Doves Don’t Rise from Ashes of a Phoenix: The War of Sri Lanka
Writer: Abiran Raveenthiran; Canada
May 18th, 2019 – Mullivaikkal Remembrance Day. This day marks a decade since the end of the Sri Lankan Civil War. For 26 years, the civilians dreamt of peace in the darkest of nights in the belief that there will soon be the brightest of days.
Peace, a concept of societal friendship and harmony that we strive to aim to achieve. Peace, an ideal that I was brought up believing that my country nurtured and cultivated. Peace, a paradise that our ancestors fought for us to enjoy the fruits of. Peace, a state in which no blood is shed, but hatred is brewed. Peace, a fleeting dream that our outstretched hands so desperately reach to grasp despite knowing it may never be so.
My friends know this line more than others as I often state it proudly or even jokingly as the situation presented itself. “I am a son of two worlds; Canada and Sri Lanka.” They gave me lenses to see the world differently. They gave me experiences that I would not trade for; however, much money you offered me. They sculpted who I was in the past, who I am today and who I will be tomorrow. For that, I am eternally grateful. Except, when I am not.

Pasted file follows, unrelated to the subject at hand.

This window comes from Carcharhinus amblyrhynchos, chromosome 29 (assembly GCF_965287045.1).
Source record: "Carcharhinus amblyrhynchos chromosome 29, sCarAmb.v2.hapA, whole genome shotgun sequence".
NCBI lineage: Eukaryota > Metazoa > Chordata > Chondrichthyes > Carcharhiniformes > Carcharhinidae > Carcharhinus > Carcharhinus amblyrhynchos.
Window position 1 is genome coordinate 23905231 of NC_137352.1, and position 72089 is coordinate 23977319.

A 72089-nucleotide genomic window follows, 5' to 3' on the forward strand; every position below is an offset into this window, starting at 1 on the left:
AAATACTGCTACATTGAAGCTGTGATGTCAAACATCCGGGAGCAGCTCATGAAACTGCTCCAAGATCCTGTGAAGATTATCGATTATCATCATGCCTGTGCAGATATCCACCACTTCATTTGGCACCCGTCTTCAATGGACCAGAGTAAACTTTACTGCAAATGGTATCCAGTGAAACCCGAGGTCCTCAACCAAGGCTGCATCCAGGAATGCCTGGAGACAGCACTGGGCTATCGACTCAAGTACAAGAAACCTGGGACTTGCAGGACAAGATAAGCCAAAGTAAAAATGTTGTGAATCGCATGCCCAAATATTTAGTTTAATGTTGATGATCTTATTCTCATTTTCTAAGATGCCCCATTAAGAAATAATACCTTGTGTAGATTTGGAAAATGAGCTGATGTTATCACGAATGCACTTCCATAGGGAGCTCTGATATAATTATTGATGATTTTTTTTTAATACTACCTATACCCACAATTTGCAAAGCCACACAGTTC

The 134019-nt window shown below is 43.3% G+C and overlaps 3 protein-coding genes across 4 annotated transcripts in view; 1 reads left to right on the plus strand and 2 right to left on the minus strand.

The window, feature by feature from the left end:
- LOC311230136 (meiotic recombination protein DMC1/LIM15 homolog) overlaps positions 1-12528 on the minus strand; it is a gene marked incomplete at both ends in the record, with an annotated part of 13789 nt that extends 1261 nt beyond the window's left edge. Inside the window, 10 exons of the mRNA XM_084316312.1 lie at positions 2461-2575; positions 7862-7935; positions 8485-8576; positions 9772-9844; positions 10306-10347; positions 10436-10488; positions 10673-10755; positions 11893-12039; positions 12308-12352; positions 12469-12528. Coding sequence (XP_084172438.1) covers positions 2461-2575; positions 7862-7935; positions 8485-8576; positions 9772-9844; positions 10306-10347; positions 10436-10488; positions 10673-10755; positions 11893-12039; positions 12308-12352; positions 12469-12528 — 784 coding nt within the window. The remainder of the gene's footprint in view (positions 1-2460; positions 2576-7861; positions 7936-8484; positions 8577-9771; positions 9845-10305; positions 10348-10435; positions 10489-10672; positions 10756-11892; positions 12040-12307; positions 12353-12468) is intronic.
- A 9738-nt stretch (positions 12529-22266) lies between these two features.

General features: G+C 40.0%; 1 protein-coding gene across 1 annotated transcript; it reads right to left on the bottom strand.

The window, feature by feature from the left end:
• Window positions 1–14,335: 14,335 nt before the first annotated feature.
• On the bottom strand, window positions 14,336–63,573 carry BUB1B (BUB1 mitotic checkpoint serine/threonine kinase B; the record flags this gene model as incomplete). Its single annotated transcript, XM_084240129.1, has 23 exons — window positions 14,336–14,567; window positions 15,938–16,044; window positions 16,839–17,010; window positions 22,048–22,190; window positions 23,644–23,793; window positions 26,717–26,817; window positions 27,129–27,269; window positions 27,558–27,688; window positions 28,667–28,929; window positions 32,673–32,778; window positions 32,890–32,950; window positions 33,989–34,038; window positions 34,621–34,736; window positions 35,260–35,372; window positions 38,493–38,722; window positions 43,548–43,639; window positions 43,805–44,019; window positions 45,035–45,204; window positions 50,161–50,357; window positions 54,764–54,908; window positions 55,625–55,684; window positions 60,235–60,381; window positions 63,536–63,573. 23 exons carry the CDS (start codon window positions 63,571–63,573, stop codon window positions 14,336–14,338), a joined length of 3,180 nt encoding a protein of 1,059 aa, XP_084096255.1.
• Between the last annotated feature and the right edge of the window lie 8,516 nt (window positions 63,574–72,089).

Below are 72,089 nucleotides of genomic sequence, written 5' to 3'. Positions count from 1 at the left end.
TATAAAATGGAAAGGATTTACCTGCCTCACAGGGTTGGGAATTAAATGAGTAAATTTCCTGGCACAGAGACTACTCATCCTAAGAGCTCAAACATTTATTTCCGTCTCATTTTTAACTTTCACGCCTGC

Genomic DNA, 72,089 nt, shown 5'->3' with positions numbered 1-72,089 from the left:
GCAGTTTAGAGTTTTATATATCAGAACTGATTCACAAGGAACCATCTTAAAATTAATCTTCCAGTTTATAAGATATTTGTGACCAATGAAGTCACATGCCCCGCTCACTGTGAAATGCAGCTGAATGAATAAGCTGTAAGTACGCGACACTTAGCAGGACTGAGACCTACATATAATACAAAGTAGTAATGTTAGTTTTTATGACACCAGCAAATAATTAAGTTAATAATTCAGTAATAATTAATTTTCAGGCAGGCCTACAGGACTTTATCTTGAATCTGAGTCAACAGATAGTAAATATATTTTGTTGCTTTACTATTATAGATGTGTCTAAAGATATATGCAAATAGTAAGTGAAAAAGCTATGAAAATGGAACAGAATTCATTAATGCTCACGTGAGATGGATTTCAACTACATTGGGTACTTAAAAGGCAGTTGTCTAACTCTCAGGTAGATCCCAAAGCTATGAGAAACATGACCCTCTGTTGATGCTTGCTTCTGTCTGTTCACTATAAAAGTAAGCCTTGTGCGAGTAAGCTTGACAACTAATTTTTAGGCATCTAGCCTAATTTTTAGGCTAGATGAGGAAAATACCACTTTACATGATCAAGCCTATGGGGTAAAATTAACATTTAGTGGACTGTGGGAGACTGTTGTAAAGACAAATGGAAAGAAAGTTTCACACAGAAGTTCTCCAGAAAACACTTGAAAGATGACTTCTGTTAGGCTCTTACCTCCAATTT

Sri Lanka is a tropical island just off of India and shares many similarities with its well-known neighbors. It’s beautiful rainforests, endless beaches, rolling hills of tea plantations and extortionary cuisine has lured a number of tourists in the last decade. Although, there is more than meets the eye. Sri Lanka, tired and weary, ended a 26-year war that left it as it would never be. Buddhists, Hindus, Muslims, and a long list of cultures fight for 65km2 of land with roughly a 22 million population. Unfortunately, “our side” did not win, but all sides were just happy the war was done. There was the possibility of freedom or the possibility of something much worse. Yet, there was a tiny glimmer of happiness that it was done. From its ashes, a new Sri Lanka would birth. My parents often talk of their lives in this fertile landscape laying roots for their experiences and memories. The glimmer in their eyes then vanish as memories of the war drove them from the only land they ever knew. This was a view that would shape my views. The other view is Canada. It’s a place where people say sorry way too much, say “aboot” and have an odd coffee chain on every block called Tim Hortons, according to the world. Undeniably it is that, but also a cultural mosaic where we pridefully represent our ancestor’s motherland with our new shared land.